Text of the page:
Walk up Tunnel Beach as far as you like.
It is probably safest not to go past the stroll-able section of the beach by attempting to forge through the rocks and surf beyond. At low tide and with wet feet, it may be feasible to reach a small beach on the other side of the rocks north of Tunnel Beach. Rip tides are present, so it is safest not to attempt traveling past Tunnel Beach. Instead, turn around and walk back down Tunnel Beach. The scenery is wonderful. What more could you want?
When you come back to Maxwell Point, just like at Oceanside Beach on the other side, the tall cliffs extend out into the ocean and prevent any further walking on the sand. Veer inland to the easy-to-spot mouth of the tunnel. Climb inside and make your way through. Pop out the tunnel’s other end onto Oceanside Beach and stroll back to the day use parking area (or press on and walk farther south down the beach).
No fee is required to visit Oceanside Beach State Recreation Site and no permit is needed to walk to Tunnel Beach. Bathrooms are available at the trailhead and leashed dogs are welcome. Sandcastles are encouraged. Enjoy your time at the beach!
To get to Oceanside Beach State Recreation Site: From the intersection of Highway 101 and Route 6 in Tillamook, head west on Netarts Highway (Route 131), which is straight across Highway 101 from Route 6 for those traveling from Portland. Take Route 131 southwest for 5 miles and pass Whiskey Creek Road, the route to Cape Lookout. Drive another 3.8 miles on Netarts Oceanside Highway (Route 131), traveling northwest up the coast. Reach an intersection at the edge of Oceanside and turn left to stay on Route 131 following signs for Oceanside. (The road to Cape Meares is to the right.) Drive another quarter mile, come to a stop sign, and turn left down the road into the parking area for Oceanside Beach State Recreation Site. The path down to the sand begins at the south end of the parking area.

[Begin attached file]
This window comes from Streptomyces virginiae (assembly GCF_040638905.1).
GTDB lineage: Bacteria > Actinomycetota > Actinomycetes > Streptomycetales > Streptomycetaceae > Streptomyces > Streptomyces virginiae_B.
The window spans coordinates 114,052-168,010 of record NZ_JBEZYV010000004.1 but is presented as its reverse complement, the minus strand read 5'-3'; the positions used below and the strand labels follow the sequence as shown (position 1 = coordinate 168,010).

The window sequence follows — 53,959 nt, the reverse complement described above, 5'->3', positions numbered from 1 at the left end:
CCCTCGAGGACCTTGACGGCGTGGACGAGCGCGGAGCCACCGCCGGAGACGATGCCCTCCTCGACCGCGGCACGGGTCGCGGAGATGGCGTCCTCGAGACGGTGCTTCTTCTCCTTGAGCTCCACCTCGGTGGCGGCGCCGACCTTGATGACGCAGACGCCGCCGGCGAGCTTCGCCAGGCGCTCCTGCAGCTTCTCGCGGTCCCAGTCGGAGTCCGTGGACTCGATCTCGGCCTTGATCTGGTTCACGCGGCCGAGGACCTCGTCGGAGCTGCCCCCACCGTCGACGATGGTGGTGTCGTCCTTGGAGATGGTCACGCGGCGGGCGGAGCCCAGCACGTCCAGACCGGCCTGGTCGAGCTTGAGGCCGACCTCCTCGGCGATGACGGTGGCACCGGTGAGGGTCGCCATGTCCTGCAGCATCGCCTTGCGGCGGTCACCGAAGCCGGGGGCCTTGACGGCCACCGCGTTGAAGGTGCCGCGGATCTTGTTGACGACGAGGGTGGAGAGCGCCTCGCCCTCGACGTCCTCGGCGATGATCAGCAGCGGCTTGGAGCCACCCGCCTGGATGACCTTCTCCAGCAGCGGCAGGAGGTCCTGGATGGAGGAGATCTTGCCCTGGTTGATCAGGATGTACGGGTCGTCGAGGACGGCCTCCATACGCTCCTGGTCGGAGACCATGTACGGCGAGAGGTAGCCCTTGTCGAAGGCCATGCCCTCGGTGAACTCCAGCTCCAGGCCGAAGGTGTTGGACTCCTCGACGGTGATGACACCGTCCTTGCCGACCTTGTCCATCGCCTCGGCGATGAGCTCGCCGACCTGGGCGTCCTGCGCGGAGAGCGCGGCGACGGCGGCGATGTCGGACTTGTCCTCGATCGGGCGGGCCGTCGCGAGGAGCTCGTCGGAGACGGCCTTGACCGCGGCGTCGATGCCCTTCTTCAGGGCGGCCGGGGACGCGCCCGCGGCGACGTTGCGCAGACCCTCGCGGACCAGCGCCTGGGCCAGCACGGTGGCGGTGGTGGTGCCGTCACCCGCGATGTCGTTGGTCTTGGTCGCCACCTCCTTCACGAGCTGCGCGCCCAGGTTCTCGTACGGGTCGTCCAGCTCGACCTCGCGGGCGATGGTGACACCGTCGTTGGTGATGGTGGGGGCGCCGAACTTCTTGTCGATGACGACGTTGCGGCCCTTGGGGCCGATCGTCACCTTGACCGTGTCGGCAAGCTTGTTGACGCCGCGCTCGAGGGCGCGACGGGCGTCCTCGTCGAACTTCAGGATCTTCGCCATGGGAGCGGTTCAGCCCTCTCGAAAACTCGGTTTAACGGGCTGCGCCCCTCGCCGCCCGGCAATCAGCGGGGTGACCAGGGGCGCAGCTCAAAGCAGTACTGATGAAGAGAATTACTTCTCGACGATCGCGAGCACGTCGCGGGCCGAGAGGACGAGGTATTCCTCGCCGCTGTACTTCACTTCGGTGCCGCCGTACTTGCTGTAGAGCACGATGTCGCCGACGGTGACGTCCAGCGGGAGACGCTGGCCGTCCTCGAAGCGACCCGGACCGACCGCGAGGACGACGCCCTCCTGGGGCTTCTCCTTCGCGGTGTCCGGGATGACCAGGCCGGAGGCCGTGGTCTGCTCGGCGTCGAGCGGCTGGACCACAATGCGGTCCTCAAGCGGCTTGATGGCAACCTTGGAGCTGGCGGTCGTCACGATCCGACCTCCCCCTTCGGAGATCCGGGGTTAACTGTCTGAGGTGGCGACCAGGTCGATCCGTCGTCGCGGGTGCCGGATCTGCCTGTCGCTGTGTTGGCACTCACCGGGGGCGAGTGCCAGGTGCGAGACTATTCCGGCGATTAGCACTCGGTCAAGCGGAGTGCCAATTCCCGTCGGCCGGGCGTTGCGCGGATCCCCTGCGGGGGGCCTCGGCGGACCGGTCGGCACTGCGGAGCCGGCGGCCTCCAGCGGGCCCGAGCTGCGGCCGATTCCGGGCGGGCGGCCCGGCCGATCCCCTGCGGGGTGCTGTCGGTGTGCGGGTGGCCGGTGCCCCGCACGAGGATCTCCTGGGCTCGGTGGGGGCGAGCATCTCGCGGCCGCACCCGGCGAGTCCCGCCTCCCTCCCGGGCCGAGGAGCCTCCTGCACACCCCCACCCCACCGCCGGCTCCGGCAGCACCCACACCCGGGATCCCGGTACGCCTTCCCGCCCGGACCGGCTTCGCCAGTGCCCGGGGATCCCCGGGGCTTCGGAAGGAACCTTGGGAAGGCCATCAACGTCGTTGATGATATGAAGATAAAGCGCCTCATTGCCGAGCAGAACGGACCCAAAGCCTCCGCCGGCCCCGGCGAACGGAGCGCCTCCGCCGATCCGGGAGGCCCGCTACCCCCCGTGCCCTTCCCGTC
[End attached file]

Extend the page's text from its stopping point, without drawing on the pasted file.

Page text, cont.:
Trailhead address: Oceanside Beach State Recreation Site, Rosenberg Loop, Tillamook, OR 97141
Trailhead coordinates: 45.4605, -123.9700 (45° 27′ 37.8″N 123° 58′ 12″W)
You may also view a regional map of surrounding Oregon trails and campgrounds.
|Cape Meares Lighthouse & Octopus Tree |
This easy 0.8-mile hike in Cape Meares State Park visits a beautiful lighthouse and an equally impressive tree, exploring a coastal cape with tall cliffs and big ocean views.
|Cape Lookout Trail |
This 5-mile round trip hike ventures down a promontory on the Oregon Coast with beautiful ocean views.
|Cape Kiwanda |
This short beach hike explores tide pools and sand dunes at a rugged headland on Oregon's coast near Pacific City.
|Ecola Point to Indian Beach |
This 2 2/3-mile round trip hike explores a wild and beautiful section of Oregon Coast Trail between Ecola Point and Indian Beach in Ecola State Park.
|Whalen Island Loop Trail |
This 1.5-mile hike explores a lovely island-like park in Sand Lake Estuary with ocean and wetland views.
|Munson Creek Falls Trail |
This short hike near Tillamook travels up a forest canyon to the tallest waterfall in Coastal Oregon.
|Saddle Mountain Trail |
This 5-mile round trip hike rises through fir forests and wildflower-filled slopes up to a summit with panoramic coastal views.
|Beaver Falls |
This short hike slips down through forest to a beautiful waterfall plunging over a basalt wall.
|Trails in Oregon |
Explore more hikes throughout the state of Oregon.
|Whalen Island County Campground |
This 33-site campground is a nice camping option on Whalen Island with easy access to estuary beaches and a loop hike.
|Cape Lookout State Park Campground |
This grand, oceanfront campground has over 200 sites right behind a big, beautiful beach.